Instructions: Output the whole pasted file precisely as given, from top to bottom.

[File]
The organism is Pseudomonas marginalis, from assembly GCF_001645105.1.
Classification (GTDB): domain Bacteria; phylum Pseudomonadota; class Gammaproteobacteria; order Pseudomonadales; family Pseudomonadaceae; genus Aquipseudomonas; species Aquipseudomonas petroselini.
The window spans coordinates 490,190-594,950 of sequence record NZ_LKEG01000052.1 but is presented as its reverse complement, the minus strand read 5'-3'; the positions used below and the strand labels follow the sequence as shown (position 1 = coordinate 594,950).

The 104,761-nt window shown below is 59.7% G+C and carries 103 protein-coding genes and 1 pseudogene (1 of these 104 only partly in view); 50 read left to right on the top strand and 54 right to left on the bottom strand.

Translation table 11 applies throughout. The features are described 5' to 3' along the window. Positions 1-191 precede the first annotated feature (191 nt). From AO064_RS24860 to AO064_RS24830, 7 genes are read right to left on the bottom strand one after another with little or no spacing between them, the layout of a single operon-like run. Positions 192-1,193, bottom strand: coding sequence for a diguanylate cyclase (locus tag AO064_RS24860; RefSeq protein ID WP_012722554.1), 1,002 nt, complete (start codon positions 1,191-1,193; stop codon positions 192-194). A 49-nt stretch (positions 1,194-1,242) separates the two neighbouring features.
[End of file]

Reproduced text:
The organism is Pseudomonas marginalis, from assembly GCF_001645105.1.
Classification (GTDB): domain Bacteria; phylum Pseudomonadota; class Gammaproteobacteria; order Pseudomonadales; family Pseudomonadaceae; genus Aquipseudomonas; species Aquipseudomonas petroselini.
The window spans coordinates 490,190-594,950 of sequence record NZ_LKEG01000052.1 but is presented as its reverse complement, the minus strand read 5'-3'; the positions used below and the strand labels follow the sequence as shown (position 1 = coordinate 594,950).

The 104,761-nt window shown below is 59.7% G+C and carries 103 protein-coding genes and 1 pseudogene (1 of these 104 only partly in view); 50 read left to right on the top strand and 54 right to left on the bottom strand.

Translation table 11 applies throughout. The features are described 5' to 3' along the window. Positions 1-191 precede the first annotated feature (191 nt). From AO064_RS24860 to AO064_RS24830, 7 genes are read right to left on the bottom strand one after another with little or no spacing between them, the layout of a single operon-like run. Positions 192-1,193, bottom strand: coding sequence for a diguanylate cyclase (locus tag AO064_RS24860; RefSeq protein ID WP_012722554.1), 1,002 nt, complete (start codon positions 1,191-1,193; stop codon positions 192-194). A 49-nt stretch (positions 1,194-1,242) separates the two neighbouring features.